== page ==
The Importance of Knowing Your Child’s Personality

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A few months ago, while nursing Lexi to sleep, I was on a Facebook Gentle Parenting group reading someone’s post about their daughter. I think she was refering to her daughter being an extrovert and her being an introvert and the difficulty surrounding her parenting due to that.

After reading her post, something clicked in my mind. The way she was describing her daughter seemed very much like Lexi: high excitement, high energy, non-stop movement unless she is doing something that requires her attention, constantly needing attention, not playing on her own.

I had always thought Alexis was high needs in the best possible way when she was little but some things just didn’t jive. She wasn’t sensitive in a way high needs children tend to be, she just needed a lot of attention and was very specific in what she liked (which was not being constrained)

This new idea suddenly made sense.

Lexi isn’t  high needs, she is an EXTROVERT. I can see her normal high level of energy best when she is sick. When she is sick or very tired, she will actually sit still, or play on her own (when she is not attached to my boob which is most of the time when sick) or will ask to go to sleep or will fall asleep in random places like a stroller. She will calmly stay where I put her (like a stroller for example) and not try to get out. She will fall asleep quickly. She will display all the characteristics of an easy child when she has no energy. What does that say? That says that when she is healthy, she doesn’t do the “convenient for parents things“, because she is energetic, she is driven, she is determined, she cares, she is involved, she demands attention. But why?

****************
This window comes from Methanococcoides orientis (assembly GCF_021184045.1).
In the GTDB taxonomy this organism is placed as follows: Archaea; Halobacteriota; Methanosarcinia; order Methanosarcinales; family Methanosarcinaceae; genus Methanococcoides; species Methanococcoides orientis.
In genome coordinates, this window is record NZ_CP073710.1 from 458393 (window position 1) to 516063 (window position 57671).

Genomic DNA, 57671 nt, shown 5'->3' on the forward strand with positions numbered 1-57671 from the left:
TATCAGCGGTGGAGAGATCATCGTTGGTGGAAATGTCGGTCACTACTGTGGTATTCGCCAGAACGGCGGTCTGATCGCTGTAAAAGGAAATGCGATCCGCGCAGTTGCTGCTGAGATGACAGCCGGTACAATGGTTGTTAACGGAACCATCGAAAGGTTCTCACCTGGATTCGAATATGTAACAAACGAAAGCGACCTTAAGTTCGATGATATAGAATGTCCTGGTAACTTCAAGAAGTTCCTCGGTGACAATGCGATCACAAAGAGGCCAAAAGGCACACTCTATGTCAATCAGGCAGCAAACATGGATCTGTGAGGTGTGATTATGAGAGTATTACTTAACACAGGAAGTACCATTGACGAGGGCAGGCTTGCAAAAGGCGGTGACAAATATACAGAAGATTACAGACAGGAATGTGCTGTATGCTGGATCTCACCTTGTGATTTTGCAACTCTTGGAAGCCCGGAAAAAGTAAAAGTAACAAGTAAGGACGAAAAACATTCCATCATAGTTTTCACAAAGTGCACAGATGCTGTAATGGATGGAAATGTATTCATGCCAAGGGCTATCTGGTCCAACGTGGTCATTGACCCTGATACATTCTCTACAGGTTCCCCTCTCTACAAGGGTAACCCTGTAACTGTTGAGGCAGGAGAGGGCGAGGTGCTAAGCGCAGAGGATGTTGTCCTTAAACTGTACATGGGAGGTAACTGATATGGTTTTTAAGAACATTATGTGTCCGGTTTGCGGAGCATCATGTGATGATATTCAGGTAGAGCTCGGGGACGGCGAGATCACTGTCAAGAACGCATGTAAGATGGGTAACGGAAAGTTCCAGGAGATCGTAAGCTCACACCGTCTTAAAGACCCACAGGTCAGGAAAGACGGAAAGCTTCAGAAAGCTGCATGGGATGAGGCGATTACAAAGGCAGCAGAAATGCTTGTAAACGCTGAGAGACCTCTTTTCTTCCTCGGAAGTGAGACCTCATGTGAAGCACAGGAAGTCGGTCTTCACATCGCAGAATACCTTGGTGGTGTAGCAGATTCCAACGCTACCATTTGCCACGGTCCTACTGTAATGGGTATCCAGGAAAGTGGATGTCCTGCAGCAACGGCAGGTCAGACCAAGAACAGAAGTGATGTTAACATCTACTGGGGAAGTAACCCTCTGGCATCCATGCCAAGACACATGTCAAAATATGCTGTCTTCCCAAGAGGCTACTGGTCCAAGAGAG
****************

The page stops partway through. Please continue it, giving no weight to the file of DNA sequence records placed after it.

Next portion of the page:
I still didn’t have a clear understanding of how being extroverted influences her personality, only a feeling that I just come upon something life changing.

So I continued to research the whole extroversion versus introversion thing and I bumped into an interesting book called “Nurture by Nature“, that goes over 16 personality types (Myers Briggs adapted to children) and explains your child’s personality and how it interacts with the outside world. Up until then  I didn’t have a solid backing on my theory of her being extrovert and all the behaviors stemming from it. However this book completely opened my eyes and just absolutely blew my mind, it verified all my thoughts about her being an extrovert and what makes her a high-energy child and has completely changed how I see her, myself and other people. It made so much sense and was so helpful that it should be mandatory reading for new parents.